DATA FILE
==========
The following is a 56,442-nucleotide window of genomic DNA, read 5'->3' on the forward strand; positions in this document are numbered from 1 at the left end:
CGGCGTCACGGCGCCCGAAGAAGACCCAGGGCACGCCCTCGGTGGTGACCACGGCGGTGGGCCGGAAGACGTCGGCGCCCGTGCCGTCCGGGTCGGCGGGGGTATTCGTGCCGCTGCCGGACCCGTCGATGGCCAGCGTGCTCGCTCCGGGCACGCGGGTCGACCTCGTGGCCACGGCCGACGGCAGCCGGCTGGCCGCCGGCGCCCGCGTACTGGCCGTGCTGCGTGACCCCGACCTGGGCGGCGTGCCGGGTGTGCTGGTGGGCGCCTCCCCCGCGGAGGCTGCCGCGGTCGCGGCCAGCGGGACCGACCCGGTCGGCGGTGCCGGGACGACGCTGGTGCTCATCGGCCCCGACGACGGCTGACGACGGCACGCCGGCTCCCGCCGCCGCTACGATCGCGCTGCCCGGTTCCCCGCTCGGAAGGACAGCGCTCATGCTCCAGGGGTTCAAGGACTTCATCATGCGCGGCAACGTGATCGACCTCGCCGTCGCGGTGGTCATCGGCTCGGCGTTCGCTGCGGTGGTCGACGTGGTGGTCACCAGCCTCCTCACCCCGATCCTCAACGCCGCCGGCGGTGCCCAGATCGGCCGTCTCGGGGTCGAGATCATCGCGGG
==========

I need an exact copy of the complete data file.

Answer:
The following is a 56,442-nucleotide window of genomic DNA, read 5'->3' on the forward strand; positions in this document are numbered from 1 at the left end:
CGGCGTCACGGCGCCCGAAGAAGACCCAGGGCACGCCCTCGGTGGTGACCACGGCGGTGGGCCGGAAGACGTCGGCGCCCGTGCCGTCCGGGTCGGCGGGGGTATTCGTGCCGCTGCCGGACCCGTCGATGGCCAGCGTGCTCGCTCCGGGCACGCGGGTCGACCTCGTGGCCACGGCCGACGGCAGCCGGCTGGCCGCCGGCGCCCGCGTACTGGCCGTGCTGCGTGACCCCGACCTGGGCGGCGTGCCGGGTGTGCTGGTGGGCGCCTCCCCCGCGGAGGCTGCCGCGGTCGCGGCCAGCGGGACCGACCCGGTCGGCGGTGCCGGGACGACGCTGGTGCTCATCGGCCCCGACGACGGCTGACGACGGCACGCCGGCTCCCGCCGCCGCTACGATCGCGCTGCCCGGTTCCCCGCTCGGAAGGACAGCGCTCATGCTCCAGGGGTTCAAGGACTTCATCATGCGCGGCAACGTGATCGACCTCGCCGTCGCGGTGGTCATCGGCTCGGCGTTCGCTGCGGTGGTCGACGTGGTGGTCACCAGCCTCCTCACCCCGATCCTCAACGCCGCCGGCGGTGCCCAGATCGGCCGTCTCGGGGTCGAGATCATCGCGGG